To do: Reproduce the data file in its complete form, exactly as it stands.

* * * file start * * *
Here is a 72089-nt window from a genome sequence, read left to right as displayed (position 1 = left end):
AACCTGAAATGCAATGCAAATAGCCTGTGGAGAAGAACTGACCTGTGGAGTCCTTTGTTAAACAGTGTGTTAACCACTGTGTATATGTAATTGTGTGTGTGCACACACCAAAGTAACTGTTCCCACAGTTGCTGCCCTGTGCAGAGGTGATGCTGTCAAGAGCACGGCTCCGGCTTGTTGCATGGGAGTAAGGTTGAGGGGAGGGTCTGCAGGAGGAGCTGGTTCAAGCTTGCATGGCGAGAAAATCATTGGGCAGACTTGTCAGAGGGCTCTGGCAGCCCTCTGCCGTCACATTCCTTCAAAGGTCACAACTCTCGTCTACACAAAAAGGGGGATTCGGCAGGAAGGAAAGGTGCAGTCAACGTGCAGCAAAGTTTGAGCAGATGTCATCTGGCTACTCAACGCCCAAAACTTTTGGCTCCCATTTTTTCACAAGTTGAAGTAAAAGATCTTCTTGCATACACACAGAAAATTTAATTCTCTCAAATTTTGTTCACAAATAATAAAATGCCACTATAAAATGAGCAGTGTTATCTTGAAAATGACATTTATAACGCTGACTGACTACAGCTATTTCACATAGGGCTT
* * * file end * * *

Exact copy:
Here is a 72089-nt window from a genome sequence, read left to right as displayed (position 1 = left end):
AACCTGAAATGCAATGCAAATAGCCTGTGGAGAAGAACTGACCTGTGGAGTCCTTTGTTAAACAGTGTGTTAACCACTGTGTATATGTAATTGTGTGTGTGCACACACCAAAGTAACTGTTCCCACAGTTGCTGCCCTGTGCAGAGGTGATGCTGTCAAGAGCACGGCTCCGGCTTGTTGCATGGGAGTAAGGTTGAGGGGAGGGTCTGCAGGAGGAGCTGGTTCAAGCTTGCATGGCGAGAAAATCATTGGGCAGACTTGTCAGAGGGCTCTGGCAGCCCTCTGCCGTCACATTCCTTCAAAGGTCACAACTCTCGTCTACACAAAAAGGGGGATTCGGCAGGAAGGAAAGGTGCAGTCAACGTGCAGCAAAGTTTGAGCAGATGTCATCTGGCTACTCAACGCCCAAAACTTTTGGCTCCCATTTTTTCACAAGTTGAAGTAAAAGATCTTCTTGCATACACACAGAAAATTTAATTCTCTCAAATTTTGTTCACAAATAATAAAATGCCACTATAAAATGAGCAGTGTTATCTTGAAAATGACATTTATAACGCTGACTGACTACAGCTATTTCACATAGGGCTT